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Autoimmune Diseases and Male Fertility: A Systematic Review | SciTechnol

Andrology & Gynecology: Current Research.ISSN: 2327-4360

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Review Article, Androl Gynecol Curr Res Vol: 8 Issue: 1

Autoimmune Diseases and Male Fertility: A Systematic Review

Evangelos Iliopoulos*

Department of Obstetrics and Gynecology, Elena Venizelou Hospital, Medical School, National and Kapodistrian University of Athens, Athens, Timfristou 84, Chalandri, Greece

*Corresponding Author:
Evangelos Iliopoulos
Department of Obstetrics and Gynecology
Elena Venizelou Hospital, Medical School
National and Kapodistrian University of Athens
Athens, Timfristou 84, Chalandri, Greece
Tel: 00306975779682
E-mail: aggelos.iliop@gmail om

Received: September 29, 2019 Accepted: March 22, 2020 Published: March 30, 2020

Citation: Iliopoulos E (2020) Autoimmune Diseases and Male Fertility: A Systematic Review. Androl Gynecol: Curr Res 8:1.

Abstract

Background: During the last years new targeted regimen for several autoimmune diseases has been developed leading to an ameliorated quality of life for these patients. Nevertheless, their fertility potential seems to be impaired either by the activity of the autoimmune diseases or by the medical treatment used to suppress
these conditions. This systematic review intends to reveal how autoimmune diseases and their regimen affect male fertility.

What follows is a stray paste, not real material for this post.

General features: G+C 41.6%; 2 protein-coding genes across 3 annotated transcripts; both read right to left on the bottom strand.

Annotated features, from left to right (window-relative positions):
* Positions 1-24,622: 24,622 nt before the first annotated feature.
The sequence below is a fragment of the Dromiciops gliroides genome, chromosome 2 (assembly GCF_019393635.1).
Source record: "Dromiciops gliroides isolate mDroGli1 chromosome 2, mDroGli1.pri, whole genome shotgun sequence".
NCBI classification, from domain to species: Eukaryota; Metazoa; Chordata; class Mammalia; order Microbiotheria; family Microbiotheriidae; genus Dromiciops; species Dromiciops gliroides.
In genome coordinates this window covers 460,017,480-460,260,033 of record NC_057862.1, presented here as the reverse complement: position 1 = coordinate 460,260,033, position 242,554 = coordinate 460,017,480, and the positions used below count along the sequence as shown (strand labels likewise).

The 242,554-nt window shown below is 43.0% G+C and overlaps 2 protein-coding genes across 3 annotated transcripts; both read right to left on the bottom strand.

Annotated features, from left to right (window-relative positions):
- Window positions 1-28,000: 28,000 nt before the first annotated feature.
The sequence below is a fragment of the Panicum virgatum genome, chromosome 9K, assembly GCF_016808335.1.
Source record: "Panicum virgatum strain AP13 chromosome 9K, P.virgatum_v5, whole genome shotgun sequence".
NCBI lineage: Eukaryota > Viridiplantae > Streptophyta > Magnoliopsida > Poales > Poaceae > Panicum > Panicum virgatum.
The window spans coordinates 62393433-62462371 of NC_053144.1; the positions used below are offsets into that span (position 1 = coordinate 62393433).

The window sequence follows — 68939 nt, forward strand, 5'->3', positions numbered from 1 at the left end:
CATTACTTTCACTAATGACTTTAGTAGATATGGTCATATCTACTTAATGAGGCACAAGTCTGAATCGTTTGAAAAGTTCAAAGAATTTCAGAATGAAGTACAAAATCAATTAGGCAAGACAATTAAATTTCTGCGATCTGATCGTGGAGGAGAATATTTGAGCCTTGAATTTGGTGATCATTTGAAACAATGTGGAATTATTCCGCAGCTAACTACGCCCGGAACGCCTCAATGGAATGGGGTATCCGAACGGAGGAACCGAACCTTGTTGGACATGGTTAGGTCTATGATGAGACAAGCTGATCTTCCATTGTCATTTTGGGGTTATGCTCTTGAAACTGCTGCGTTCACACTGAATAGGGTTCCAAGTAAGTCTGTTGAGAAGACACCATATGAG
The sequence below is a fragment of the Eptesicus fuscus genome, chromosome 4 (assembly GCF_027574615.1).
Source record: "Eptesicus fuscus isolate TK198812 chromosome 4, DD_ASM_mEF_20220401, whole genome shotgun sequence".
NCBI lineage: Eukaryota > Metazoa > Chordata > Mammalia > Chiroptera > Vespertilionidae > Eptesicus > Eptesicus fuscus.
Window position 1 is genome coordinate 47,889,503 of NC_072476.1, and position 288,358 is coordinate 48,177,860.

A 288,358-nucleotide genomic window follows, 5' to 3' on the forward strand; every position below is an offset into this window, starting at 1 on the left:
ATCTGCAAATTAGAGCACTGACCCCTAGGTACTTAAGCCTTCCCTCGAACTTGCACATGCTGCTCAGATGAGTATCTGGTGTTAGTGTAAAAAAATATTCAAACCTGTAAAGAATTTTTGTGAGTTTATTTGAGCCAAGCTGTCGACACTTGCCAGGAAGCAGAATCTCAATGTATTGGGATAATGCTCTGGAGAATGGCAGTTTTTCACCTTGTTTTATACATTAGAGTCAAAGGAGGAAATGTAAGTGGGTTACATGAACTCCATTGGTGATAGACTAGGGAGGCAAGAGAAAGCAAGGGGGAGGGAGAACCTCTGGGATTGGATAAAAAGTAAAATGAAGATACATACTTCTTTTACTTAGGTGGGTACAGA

Methods: A search of English-language articles from electronic databases was conducted. The results that were used referred to impaired fertility in male patients with Systemic Lupus Erythematosus, Behcet’s disease, gout, dermatomyositis, celiac disease, rheumatoid arthritis, ankylosing spondylitis, inflammatory bowel disease, psoriasis and sarcoidosis.

Conclusion: Thirty-nine articles were finally included regarding the following diseases: Dermatomyositis, Systemic Lupus Erythematosus, Behcet’s disease, Gout, Celiac disease, Rheumatoid arthritis, Ankylosing spondylitis, Inflammatory bowel disease, Psoriasis, Sarcoidosis as well as two systematic reviews. Cyclophosphamide therapy seems to impair fertility in male patients with Systemic Lupus Erythematosus and Behcet’s disease. Colchicine use may lead to sperm abnormalities in patients with gout whereas anti-TNF treatment in ankylosing spondylitis does not affect the fertility potential. Antisperm antibodies and sulphasalazine treatment in rheumatoid arthritis, as well as mesalazine, infliximab and methotrexate use in inflammatory bowel disease, result in gonadal dysfunction, respectively. More data addressing male fertility are needed for patients with Dermatomyositis, Sarcoidosis, Psoriasis and Celiac disease. Fertility impairment is common in autoimmune diseases. Henceforth, more studies are needed to identify the relationship between fertility and immunity.

Keywords: Autoimmune diseases; Male fertility; Sperm abnormalities; Semen quality; Fertility impairment

Keywords

Autoimmune diseases; Male fertility; Sperm abnormalities; Semen quality; Fertility impairment

Abbreviations

AS: Ankylosing Spondylitis; BD: Behcet Disease; CD: Coeliac Disease; DM: Dermatomyositis; IBD: Inflammatory Bowel Disease; RA: Rheumatoid Arthritis; SLE: Systemic Lupus Erythematosus; IV: Intra Venus; FSH: Follicle-Stimulating Hormone; LH: Luteinizing Hormone; u/s: Ultrasound; LHRH: Luteinizing Hormone-releasing Hormone; TNF: Tumor Necrosis Factor; DNA: Deoxyribonucleic Acid; CYC: Cyclophosphamide; SHBG: Sex Hormone-binding Globuin